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Weapons instructors: educating the best to teach the rest

An instructor observes and records how a student pilot responds to complex training situations over Colorado.

U.S. Air Force Maj. Mark Wilson, 29th Weapons Squadron assistant director of operations, observes and records how a student pilot responds to complex training situations over Colorado, Oct. 14, 2019. Through the course, the instructors train instructor pilots and navigators to become tactical experts of the C-130 Hercules in a cross-domain battlespace, and challenge them to take their experience to train their respective units, increasing overall combat capability and lethality of the force. (U.S. Air Force photo by Airman 1st Class Aaron Irvin)

The assistant director of operations poses for a photo in front of a C-130 in Colorado.

U.S. Air Force Maj. Mark Wilson, 29th Weapons Squadron assistant director of operations, prepares for phase three of the C-130 Weapons Instructor Course in Colorado, Oct. 17, 2019. Wilson started his career as a C-130 Hercules pilot at Dyess Air Force Base, Texas, before earning the title of instructor pilot — a prerequisite to the C-130 Weapons Instructor Course which invites the pilots who have what it takes to become the best of the best. (U.S. Air Force photo by Airman 1st Class Aaron Irvin)

A student pilot looks out the window of a C-130 Hercules.

U.S. Air Force Capt. Josh Travis, 29th Weapons Squadron student pilot, looks out the window of a C-130J Super Hercules during phase three of the 29th WPS C-130 Weapons Instructor Course, over Colorado, Oct. 17, 2019. The third phase, theater airlift, simulates real-world scenarios with less access to planning. The student pilots must navigate and perform airdrops in the mountainous regions of Colorado to get a feel for how the aircraft performs in high-terrain and high-pressure scenarios. (U.S. Air Force photo by Airman 1st Class Aaron Irvin)

A C-130 Hercules lands on a dirt runway.

A C-130J Super Hercules lands on a dirt runway at Red Devil Landing Zone, Colorado, Oct. 17, 2019 during phase three of the 29th Weapons Squadron C-130 Weapons Instructor Course. The course consists of four phases building C-130 tactical experts, taking six months to complete. (U.S. Air Force photo by Airman 1st Class Aaron Irvin)

LITTLE ROCK AIR FORCE BASE, Ark. --

Just another day, as a 29th Weapons Squadron instructor walks out to board a C-130 Hercules — mountains painting the background in a picturesque canvas as the sun slowly peeks over, clipboard and pen in hand as he prepares to do what he loves most, build the next generation of C-130 Hercules tactical experts.

U.S. Air Force Maj. Mark Wilson, 29th WPS assistant director of operations at Little Rock Air Force Base, Arkansas, started his career with the initial qualification to become a C-130 pilot at LRAFB, before earning the title of instructor pilot three years later — a prerequisite to the C-130 Weapons Instructor Course which invites the pilots who have what it takes to become the best of the best.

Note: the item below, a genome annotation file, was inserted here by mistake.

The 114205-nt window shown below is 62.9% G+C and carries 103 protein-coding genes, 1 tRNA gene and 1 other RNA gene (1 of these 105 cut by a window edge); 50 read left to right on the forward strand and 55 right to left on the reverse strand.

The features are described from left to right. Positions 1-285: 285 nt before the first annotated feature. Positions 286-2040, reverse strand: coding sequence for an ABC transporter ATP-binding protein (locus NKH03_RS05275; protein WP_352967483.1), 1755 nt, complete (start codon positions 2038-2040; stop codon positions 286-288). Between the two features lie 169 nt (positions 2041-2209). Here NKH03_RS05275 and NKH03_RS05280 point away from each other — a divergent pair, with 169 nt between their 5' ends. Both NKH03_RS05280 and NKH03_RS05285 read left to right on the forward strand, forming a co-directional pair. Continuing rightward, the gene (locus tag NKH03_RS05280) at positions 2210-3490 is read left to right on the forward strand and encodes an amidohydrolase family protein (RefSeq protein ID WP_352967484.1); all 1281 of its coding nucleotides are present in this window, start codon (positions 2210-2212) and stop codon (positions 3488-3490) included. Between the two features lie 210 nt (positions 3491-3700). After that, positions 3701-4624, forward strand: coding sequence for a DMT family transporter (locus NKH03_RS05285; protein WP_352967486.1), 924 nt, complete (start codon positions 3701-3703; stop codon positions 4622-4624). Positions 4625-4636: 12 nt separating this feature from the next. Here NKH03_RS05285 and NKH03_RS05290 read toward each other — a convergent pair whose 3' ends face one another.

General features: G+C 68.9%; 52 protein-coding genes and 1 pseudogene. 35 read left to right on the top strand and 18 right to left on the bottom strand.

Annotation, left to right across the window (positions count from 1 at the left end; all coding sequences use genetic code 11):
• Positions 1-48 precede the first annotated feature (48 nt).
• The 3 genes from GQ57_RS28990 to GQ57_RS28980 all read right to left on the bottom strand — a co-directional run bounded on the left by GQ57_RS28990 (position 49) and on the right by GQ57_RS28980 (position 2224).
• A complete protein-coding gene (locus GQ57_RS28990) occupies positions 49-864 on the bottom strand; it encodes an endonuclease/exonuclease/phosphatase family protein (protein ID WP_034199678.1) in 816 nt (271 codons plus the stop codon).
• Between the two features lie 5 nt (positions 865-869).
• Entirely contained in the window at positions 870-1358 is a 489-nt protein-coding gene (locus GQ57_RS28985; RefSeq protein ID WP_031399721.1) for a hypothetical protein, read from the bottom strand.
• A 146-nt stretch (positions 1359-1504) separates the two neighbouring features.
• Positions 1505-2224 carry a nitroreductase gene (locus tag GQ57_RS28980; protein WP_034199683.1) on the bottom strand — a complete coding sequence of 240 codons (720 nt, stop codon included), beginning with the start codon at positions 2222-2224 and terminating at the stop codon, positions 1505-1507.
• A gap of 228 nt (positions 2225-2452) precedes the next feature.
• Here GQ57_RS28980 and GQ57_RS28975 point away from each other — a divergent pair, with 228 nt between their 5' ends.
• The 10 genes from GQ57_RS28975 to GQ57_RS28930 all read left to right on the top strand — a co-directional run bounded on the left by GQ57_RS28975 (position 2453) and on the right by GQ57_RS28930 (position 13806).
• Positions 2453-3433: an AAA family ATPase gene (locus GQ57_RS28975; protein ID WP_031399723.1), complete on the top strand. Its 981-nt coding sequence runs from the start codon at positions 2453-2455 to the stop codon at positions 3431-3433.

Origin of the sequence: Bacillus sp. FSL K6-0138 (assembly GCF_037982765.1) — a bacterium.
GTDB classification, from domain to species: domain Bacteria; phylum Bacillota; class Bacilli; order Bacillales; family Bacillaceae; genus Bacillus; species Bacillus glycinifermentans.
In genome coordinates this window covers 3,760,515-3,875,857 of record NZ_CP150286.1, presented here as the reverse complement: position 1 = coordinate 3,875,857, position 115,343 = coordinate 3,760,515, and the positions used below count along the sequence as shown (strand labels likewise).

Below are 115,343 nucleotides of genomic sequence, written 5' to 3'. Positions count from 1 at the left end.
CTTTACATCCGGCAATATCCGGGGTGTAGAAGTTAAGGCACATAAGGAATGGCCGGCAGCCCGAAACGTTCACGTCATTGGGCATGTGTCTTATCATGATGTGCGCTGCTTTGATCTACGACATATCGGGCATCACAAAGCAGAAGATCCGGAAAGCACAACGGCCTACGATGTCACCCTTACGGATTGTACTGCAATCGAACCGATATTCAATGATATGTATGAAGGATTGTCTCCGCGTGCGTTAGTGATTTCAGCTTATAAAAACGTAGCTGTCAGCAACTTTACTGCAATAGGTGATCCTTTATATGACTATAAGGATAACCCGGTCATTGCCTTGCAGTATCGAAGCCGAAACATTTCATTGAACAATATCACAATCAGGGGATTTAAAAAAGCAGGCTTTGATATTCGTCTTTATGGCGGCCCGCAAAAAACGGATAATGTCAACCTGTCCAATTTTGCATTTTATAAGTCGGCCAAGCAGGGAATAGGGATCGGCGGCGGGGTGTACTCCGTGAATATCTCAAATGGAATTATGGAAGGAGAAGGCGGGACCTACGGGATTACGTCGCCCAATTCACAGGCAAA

“I had several mentors who were weapons officers, and I realized I wanted to be like them,” Wilson said. “I wanted to be the expert in the C-130 Hercules community.”

In 2016, Wilson graduated from the WIC and became a weapons officer before returning to Dyess AFB to share his knowledge with his squadron.

“When I arrived to the 29th WPS, I realized it was about more than making me better -- it was about taking that knowledge and giving back to the C-130 community to strengthen the entire C-130 enterprise,” Wilson said.

On May 19, 2019, Wilson was selected to return to the schoolhouse at Little Rock AFB as the assistant of operations.

“Wilson has a lot of experience understanding the big picture of what’s going on and he is able to convey that and inject it into the training scenarios,” said U.S. Air Force Capt. Mike Smith, 29th WPS weapons undergraduate. “He is very passionate about teaching and is always willing to share his wealth of knowledge to make us, as C-130 professionals, better.”

Instructors conduct a six-month course, forging C-130 Hercules tactical experts. Through the course, the instructors also train instructor pilots and navigators to become tactical experts of the C-130 Hercules in a cross-domain battlespace, and challenge them to take their experience to train their respective units, increasing overall combat capability and lethality of the force.

“I really like watching the students learn things and seeing it click,” Wilson said. “Seeing the lessons learned here, and knowing that they’ll get to apply those when it really matters downrange is exciting.”

After the course, the students will graduate as U.S. Air Force weapons officers and they will go back to their units to share the wealth of knowledge gained while becoming C-130 Hercules tactical experts and eventually becoming head instructors.

“I love teaching here because it's all very advanced,” Wilson said. “You get to test yourself and also watch the students test themselves. It’s very rewarding observing the wealth of knowledge the students gain from when they first get here to the moment they graduate.”

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